The Sub, whats the right way?

Discussion in 'Production' started by JimpaDirt, Nov 24, 2012.

  1. JimpaDirt

    JimpaDirt Vettvilling

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    So I've been thinking a lot about the sub-bass recently. And I kind of wonder whats the best way to do it... For example, in neurofunk you have a lot of different basses with different movement and it just feels so dull if you just put a plain sine-wave underneath without any movement.

    What I've been doing in my recent stuff is that I've copied the vst I made my bass in and keep all the filtering, just replace the oscillators with one sine wave. Then put the normal FX's on that I use for a sub, dist, compress and just do this for every bass sound I've got in the track... I'ts quite time-consuming and I don't know if its the best way really.

    I guess you just could lowpass the original bass-sound but it doesn't quite have the power of a sine, as there usually for my basses have a lot of detuning and phasing going on.

    so my question is... how do you go about making your sub?
     
  2. logikz

    logikz I Am Not The King Staff Member

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    anything can be a sub, just pitch it down and lowpass to taste. we used to generate a frequency in cooledit and beef that up. these days i like to use this kick ass pack of 24 bit samples of a real 808 kick with maximum decay i got from doa
     
  3. JimpaDirt

    JimpaDirt Vettvilling

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    Oh cool, so then basically I could just do the sub from splitting out the sub freqs from my main bassline then I guess. I always thought you used a sine or a square as they are more "solid" waveforms.

    I've been a bit curious about this for a while
     
  4. mistasfx

    mistasfx MISTA SFX

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    pretty much this but add stuff n try different things out
     
  5. Mr Fletch

    Mr Fletch aka KRONIX

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    It really depends on what style of track I'm making.....As you said, neuro has alot of movement, so I'll clone my original bass synth, add a square wave and then lowpass this. Otherwise, I'll usually use a clean sine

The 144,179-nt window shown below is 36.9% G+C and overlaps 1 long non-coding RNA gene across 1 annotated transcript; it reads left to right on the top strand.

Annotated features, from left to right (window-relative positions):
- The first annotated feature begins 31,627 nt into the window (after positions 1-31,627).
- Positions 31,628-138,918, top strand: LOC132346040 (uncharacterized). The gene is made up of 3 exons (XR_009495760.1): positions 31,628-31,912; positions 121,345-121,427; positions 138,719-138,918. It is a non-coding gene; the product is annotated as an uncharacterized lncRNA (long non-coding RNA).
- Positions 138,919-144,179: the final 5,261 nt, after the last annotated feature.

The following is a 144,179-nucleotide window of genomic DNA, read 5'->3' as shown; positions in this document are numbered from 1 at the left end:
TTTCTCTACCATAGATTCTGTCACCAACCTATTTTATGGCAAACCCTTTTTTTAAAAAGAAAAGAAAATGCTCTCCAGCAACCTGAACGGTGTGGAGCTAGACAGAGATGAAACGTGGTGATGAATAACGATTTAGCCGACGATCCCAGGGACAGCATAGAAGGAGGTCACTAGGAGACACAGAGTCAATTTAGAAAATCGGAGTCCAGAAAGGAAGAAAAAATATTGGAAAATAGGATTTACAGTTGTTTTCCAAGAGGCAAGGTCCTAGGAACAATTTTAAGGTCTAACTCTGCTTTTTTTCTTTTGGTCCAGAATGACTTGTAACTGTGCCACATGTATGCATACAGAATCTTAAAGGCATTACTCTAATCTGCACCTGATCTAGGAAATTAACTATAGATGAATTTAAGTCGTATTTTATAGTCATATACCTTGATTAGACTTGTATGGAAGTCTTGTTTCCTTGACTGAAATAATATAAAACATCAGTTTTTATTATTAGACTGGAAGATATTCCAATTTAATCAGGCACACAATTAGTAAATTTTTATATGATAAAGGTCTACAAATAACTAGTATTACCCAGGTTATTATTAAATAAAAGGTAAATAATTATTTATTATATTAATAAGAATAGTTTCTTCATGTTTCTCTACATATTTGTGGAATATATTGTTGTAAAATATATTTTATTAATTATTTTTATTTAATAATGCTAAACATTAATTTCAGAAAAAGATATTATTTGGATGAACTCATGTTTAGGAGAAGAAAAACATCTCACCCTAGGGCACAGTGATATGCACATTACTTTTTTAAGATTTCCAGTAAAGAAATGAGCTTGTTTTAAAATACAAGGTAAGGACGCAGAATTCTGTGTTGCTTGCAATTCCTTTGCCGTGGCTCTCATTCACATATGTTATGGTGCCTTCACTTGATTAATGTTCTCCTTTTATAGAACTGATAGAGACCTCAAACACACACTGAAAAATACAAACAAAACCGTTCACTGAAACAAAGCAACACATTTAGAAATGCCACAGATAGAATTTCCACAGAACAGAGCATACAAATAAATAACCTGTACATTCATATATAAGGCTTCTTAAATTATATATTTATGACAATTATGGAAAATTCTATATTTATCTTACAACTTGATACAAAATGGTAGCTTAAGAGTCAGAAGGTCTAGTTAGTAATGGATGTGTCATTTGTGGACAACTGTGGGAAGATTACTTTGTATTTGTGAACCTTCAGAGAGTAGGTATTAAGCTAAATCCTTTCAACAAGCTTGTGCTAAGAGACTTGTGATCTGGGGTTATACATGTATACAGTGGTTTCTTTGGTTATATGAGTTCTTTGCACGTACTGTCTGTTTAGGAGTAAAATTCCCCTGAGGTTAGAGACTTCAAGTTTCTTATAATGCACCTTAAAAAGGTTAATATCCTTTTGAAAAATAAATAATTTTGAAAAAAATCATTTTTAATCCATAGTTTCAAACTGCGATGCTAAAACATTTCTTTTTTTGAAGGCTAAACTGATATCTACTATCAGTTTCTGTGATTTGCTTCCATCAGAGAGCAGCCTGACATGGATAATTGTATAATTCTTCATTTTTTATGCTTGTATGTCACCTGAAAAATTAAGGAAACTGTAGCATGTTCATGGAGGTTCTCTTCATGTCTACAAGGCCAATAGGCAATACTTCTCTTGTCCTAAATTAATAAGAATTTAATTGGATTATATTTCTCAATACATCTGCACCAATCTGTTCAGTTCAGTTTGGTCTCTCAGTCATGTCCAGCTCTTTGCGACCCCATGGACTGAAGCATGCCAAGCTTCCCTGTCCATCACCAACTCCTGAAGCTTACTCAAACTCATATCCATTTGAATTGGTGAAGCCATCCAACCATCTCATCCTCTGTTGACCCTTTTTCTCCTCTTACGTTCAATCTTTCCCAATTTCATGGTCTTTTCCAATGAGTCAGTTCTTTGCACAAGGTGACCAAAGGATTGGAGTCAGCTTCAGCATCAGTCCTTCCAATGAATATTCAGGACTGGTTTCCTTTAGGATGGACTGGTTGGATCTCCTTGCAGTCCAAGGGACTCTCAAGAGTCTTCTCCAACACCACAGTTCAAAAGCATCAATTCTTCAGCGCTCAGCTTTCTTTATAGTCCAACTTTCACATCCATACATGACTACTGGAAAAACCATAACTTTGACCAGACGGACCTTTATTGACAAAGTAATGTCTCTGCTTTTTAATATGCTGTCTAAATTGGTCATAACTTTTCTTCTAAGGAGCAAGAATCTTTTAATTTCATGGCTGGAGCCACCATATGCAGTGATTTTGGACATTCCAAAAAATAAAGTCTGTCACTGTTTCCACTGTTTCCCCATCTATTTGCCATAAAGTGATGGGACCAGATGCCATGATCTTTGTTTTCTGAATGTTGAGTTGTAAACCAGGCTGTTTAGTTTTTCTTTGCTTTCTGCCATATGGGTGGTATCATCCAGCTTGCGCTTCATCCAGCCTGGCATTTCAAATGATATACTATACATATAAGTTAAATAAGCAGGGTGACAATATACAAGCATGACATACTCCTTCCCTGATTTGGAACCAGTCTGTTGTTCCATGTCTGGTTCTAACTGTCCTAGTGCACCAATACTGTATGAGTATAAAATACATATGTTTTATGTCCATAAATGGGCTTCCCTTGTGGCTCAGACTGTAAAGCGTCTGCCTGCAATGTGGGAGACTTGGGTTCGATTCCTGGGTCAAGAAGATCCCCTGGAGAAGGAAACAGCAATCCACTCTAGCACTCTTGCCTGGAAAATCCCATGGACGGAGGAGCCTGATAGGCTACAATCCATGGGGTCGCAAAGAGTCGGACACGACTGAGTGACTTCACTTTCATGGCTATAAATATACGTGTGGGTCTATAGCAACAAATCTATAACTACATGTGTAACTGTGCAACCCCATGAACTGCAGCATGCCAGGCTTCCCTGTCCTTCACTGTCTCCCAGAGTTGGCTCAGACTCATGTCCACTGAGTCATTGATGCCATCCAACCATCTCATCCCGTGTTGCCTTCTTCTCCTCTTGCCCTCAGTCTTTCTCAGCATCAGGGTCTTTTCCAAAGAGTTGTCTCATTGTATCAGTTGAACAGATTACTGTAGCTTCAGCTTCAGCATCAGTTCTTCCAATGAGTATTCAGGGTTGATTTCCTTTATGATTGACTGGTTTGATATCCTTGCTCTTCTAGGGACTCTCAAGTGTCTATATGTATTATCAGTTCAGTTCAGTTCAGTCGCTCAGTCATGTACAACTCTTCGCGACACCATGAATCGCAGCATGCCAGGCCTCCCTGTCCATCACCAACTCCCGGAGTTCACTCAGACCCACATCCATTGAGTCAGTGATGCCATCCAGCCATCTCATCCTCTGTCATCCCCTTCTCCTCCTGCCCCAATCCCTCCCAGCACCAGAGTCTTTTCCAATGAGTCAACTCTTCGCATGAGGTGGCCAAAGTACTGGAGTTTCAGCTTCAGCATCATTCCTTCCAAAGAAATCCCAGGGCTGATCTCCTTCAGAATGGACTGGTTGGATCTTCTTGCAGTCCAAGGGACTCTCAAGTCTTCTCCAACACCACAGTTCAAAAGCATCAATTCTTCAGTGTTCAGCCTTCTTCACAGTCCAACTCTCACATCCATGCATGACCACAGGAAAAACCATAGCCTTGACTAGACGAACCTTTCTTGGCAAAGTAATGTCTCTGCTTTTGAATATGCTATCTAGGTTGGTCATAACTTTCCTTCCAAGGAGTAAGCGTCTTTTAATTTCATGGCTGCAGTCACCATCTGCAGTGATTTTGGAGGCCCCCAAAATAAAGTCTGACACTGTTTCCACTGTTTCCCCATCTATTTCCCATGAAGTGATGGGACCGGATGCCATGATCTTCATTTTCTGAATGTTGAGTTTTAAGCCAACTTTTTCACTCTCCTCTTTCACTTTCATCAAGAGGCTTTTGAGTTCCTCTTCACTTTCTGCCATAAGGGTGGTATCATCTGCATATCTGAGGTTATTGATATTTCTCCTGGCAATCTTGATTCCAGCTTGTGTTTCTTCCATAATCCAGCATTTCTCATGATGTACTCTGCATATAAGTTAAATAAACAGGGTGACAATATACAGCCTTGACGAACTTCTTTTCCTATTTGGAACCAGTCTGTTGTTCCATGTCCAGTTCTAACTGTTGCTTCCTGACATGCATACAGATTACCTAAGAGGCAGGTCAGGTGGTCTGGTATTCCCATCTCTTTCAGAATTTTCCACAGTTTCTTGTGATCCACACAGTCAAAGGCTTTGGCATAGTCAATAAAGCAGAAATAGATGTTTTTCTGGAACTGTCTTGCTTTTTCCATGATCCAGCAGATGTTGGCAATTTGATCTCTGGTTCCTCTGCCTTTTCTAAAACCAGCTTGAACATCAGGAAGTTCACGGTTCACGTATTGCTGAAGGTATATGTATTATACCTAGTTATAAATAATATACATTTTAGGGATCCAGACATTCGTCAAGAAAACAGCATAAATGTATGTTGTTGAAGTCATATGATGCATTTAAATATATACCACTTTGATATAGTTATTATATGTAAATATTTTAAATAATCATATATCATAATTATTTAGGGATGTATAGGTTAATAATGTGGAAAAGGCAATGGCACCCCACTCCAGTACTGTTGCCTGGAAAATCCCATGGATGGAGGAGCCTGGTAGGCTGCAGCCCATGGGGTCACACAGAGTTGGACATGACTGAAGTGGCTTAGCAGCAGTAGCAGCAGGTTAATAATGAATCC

6. Dugg Funnie

    Dugg Funnie Well-Known Member

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    I usually try to have a stock of different synth sub-basses. Pretty simple (square, sine, triangle combos etc), some complex (but sound nice and simple when low-passed after the synth). I've found a lot of times a simple sine just doesn't have the presence to have the sub stand out on ANY system, usually just top end systems and monitor situations can really get the clean low-end out. So, by having a few of the harmonics present as well will help give a solid sub sound that will translate well from studio to headphones to floor systems etc...
     
  7. sam the dnb man

    sam the dnb man Variation

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    The possibilities are endless mang.

    You can turn almost anything into a sub.

    Lowpass a cat. Turn it inside out. Stick it in the washing machine. Starch it. Iron it. Wear it with leather clad underwear whilst playing guitar hero with an AKG C414 recording all of the audio.
     
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  8. D-Jhepz

    D-Jhepz ◕‿◕

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    i found that a bit of overdrive and then some ensemble really brings out a simple sine wave
     
  9. SKIN E

    SKIN E SKINESTEP

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    I use a sine mostly but sometimes I'll be looking around for different sounds I can use.. try and keep it as plain as I can though.. movement... play with the pitch :)
     
  10. lostnthesound

    lostnthesound Burns Easily in the Sun

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    The sky's the limit when it comes to creating your sub. The only "rule" I know of is to make sure that it's mono. Other than that, go crazy with it and use whatever works best within the mix.

    Cheers.
     
  11. standard_proc

    standard_proc Member

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    I use vangaurd (refx) init a new patch (not sure why I use vanguard, just seems to have a nice sounding sine), sin wav on oscillator 1, possibly one on osc2 (+12 semitones ) with volume fairly low to give some higher precense if you feel the need. Fiddle with envelopes to get attack and release to sit with whatever main lead. Then I usually run it through a mono eq and low pass below 50 hz (to taste depends on the rest of the mix. Then I also sometimes put a (Waves) L3 maximiser on it. Seems to work for me?
     
  12. kama

    kama benkama.net

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    For me, 2 ways, or a combination of both.

    1. Original bass sound has enough clear sub -> Frequency split under 200hz for the clear sub and modulate / effect the mids and highs and leave the sub as is (maybe compression/limiting if need be)

    2. Original is muffled or unclear in the sub area -> hipass and add a sub or a few different ones. I like sub movements too, so maybe just connect an LFO to volume or pitch or something.

    For example Rob Papen Predator is something I use often, but I've noticed the subs can become very unclear with it, so I add another synth or sample to take care of the subs.